Panel members included Dr Christian Jessen, Dr Ellie Cannon, Jane Garvey, Nimco Ali , Paula Sherriff MP and Professor Lesley Regan.

We also have a range of fundraising iniatives including Make Time for Tea, where we encourage individuals to hold a tea party and raise awareness of ovarian cancer among their friends, family and work colleagues. Whilst we also have an initiative called Eve 4 Eve which encourages people to have an evening fundraising for The Eve Appeal – such as a quiz night, a Bubbles and Beauty pampering evening, or giving up something for a month and being sponsored to do so. We have lots more details online at eve appeal.org.uk and we have fundraising packs available.


Thank you so much to Athena for taking the time to speak to me. I hope this post has been of interest and informative. It’s a subject we all need to be much more aware of and knowledgable on. Here are the details of current campaigns to get involved in…

Athena Lamnisos, Chief Executive Officer of The Eve Appeal. Her and her hard working team are doing a brilliant job, but we all need to get involved and spread the gynae word!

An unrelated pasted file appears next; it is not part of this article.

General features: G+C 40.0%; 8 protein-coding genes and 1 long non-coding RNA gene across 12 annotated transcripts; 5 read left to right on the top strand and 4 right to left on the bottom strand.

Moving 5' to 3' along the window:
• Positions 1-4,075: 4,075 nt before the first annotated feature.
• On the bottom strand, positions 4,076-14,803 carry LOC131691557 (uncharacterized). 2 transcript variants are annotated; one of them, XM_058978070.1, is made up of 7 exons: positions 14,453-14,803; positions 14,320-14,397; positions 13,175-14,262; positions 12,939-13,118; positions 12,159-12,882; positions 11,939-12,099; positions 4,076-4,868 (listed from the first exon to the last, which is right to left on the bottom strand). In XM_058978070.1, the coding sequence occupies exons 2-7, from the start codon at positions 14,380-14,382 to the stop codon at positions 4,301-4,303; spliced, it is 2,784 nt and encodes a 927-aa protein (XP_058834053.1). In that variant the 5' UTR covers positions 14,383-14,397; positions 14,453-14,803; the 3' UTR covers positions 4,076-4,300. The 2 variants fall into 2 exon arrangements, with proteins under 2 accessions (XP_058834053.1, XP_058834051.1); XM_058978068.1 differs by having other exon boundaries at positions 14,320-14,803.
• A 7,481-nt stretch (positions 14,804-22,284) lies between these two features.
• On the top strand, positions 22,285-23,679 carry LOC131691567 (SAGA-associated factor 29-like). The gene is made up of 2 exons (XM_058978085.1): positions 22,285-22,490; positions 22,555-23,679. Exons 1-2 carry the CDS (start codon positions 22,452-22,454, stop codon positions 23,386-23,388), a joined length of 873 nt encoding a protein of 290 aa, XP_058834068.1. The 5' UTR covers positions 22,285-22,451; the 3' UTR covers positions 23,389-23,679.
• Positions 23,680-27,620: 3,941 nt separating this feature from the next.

Let’s get our men all aware of the five gynae cancers. Tell them to inform you if they have any concerns or notice unusual signs regarding your “bits”. Click here to view case studies of men who have been affected by a gynaecological cancer.

#KnowYourBody – test your knowledge!

How well do you know the female anatomy and all things VAGINA?! Take part in The Eve Appeal’s quiz on the female anatomy and see if you can correctly label all the different parts of the female anatomy.  Share your results across social media, tagging @eveappeal on Twitter and Facebook. Click here to take part.


To find out more, or help fund vital research into gynaecological cancers by donating to The Eve Appeal, visit eveappeal.org.uk or search #IamAdam on Twitter and Instagram.

Thank you for reading, and, more importantly – for sharing (please!).

This is an unpaid featured blog post. I work closely with many charities and I feel incredibly passionate for the work The Eve Appeal do. It’s a pleasure to support them across my channels.